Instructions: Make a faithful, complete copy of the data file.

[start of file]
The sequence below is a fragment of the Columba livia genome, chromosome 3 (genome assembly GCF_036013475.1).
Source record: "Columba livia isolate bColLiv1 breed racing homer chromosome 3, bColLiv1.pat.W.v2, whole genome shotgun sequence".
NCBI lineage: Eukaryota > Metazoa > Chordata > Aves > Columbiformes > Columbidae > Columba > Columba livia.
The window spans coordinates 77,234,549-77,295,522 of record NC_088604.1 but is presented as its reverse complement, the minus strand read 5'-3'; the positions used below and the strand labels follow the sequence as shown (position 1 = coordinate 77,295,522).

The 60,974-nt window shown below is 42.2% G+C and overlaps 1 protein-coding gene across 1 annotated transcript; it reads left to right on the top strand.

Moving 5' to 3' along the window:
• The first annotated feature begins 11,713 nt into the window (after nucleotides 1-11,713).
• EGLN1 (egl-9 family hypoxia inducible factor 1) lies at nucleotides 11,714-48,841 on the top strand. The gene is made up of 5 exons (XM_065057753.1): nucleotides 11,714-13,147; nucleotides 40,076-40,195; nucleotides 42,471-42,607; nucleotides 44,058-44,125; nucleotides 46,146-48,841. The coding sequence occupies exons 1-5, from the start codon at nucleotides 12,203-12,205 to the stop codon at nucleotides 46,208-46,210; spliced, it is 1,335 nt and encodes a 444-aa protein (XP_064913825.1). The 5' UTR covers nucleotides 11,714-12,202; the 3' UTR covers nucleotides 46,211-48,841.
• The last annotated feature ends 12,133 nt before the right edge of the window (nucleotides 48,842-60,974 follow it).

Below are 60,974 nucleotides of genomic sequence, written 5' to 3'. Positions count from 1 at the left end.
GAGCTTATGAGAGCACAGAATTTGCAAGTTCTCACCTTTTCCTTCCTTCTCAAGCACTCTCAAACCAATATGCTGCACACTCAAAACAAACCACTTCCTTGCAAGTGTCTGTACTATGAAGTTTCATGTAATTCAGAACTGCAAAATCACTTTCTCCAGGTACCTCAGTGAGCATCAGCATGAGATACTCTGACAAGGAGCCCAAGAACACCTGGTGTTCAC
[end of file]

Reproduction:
The sequence below is a fragment of the Columba livia genome, chromosome 3 (genome assembly GCF_036013475.1).
Source record: "Columba livia isolate bColLiv1 breed racing homer chromosome 3, bColLiv1.pat.W.v2, whole genome shotgun sequence".
NCBI lineage: Eukaryota > Metazoa > Chordata > Aves > Columbiformes > Columbidae > Columba > Columba livia.
The window spans coordinates 77,234,549-77,295,522 of record NC_088604.1 but is presented as its reverse complement, the minus strand read 5'-3'; the positions used below and the strand labels follow the sequence as shown (position 1 = coordinate 77,295,522).

The 60,974-nt window shown below is 42.2% G+C and overlaps 1 protein-coding gene across 1 annotated transcript; it reads left to right on the top strand.

Moving 5' to 3' along the window:
• The first annotated feature begins 11,713 nt into the window (after nucleotides 1-11,713).
• EGLN1 (egl-9 family hypoxia inducible factor 1) lies at nucleotides 11,714-48,841 on the top strand. The gene is made up of 5 exons (XM_065057753.1): nucleotides 11,714-13,147; nucleotides 40,076-40,195; nucleotides 42,471-42,607; nucleotides 44,058-44,125; nucleotides 46,146-48,841. The coding sequence occupies exons 1-5, from the start codon at nucleotides 12,203-12,205 to the stop codon at nucleotides 46,208-46,210; spliced, it is 1,335 nt and encodes a 444-aa protein (XP_064913825.1). The 5' UTR covers nucleotides 11,714-12,202; the 3' UTR covers nucleotides 46,211-48,841.
• The last annotated feature ends 12,133 nt before the right edge of the window (nucleotides 48,842-60,974 follow it).

Below are 60,974 nucleotides of genomic sequence, written 5' to 3'. Positions count from 1 at the left end.
GAGCTTATGAGAGCACAGAATTTGCAAGTTCTCACCTTTTCCTTCCTTCTCAAGCACTCTCAAACCAATATGCTGCACACTCAAAACAAACCACTTCCTTGCAAGTGTCTGTACTATGAAGTTTCATGTAATTCAGAACTGCAAAATCACTTTCTCCAGGTACCTCAGTGAGCATCAGCATGAGATACTCTGACAAGGAGCCCAAGAACACCTGGTGTTCAC